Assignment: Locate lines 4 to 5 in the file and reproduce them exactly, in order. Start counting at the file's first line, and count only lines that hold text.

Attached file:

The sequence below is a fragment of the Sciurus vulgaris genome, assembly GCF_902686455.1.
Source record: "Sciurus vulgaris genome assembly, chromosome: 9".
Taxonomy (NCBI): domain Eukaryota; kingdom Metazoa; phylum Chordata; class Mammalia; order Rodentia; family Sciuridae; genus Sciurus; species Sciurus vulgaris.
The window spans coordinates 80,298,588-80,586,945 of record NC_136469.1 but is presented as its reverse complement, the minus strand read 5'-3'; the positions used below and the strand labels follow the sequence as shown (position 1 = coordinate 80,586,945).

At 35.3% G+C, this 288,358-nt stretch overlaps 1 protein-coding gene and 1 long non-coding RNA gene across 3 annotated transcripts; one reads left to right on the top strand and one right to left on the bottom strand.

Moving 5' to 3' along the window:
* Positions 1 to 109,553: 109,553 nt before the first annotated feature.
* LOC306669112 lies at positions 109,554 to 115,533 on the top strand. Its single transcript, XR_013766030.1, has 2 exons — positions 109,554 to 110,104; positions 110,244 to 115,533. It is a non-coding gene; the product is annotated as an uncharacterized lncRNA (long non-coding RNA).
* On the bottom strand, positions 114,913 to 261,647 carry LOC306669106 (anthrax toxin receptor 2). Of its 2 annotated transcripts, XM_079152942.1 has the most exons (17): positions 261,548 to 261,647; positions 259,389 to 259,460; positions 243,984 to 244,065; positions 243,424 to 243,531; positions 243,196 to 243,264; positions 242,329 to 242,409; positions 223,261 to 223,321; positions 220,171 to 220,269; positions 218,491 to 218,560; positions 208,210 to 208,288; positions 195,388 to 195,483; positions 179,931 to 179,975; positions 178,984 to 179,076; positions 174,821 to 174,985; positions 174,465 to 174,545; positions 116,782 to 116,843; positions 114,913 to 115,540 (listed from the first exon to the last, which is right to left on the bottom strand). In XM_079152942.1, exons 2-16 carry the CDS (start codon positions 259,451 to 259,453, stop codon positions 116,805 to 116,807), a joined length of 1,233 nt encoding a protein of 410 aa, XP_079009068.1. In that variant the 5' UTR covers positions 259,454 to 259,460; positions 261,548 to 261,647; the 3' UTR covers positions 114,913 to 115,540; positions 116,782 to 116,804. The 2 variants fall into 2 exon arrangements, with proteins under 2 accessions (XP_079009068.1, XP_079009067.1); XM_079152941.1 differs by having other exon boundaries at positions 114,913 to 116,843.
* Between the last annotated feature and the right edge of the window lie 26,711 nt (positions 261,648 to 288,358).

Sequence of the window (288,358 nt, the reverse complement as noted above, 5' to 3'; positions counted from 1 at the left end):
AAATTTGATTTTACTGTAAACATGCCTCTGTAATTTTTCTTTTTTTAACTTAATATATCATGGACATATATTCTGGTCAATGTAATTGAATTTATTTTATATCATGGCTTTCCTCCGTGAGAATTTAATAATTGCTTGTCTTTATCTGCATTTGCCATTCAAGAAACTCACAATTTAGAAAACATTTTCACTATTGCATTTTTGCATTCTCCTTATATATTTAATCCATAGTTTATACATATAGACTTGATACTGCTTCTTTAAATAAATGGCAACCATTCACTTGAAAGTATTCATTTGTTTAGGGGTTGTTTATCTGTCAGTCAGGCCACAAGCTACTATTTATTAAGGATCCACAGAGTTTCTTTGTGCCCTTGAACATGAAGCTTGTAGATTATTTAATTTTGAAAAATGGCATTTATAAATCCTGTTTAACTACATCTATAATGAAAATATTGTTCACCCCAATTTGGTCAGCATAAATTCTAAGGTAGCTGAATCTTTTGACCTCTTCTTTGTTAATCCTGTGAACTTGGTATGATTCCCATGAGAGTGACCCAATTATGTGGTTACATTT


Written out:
The window spans coordinates 80,298,588-80,586,945 of record NC_136469.1 but is presented as its reverse complement, the minus strand read 5'-3'; the positions used below and the strand labels follow the sequence as shown (position 1 = coordinate 80,586,945).

At 35.3% G+C, this 288,358-nt stretch overlaps 1 protein-coding gene and 1 long non-coding RNA gene across 3 annotated transcripts; one reads left to right on the top strand and one right to left on the bottom strand.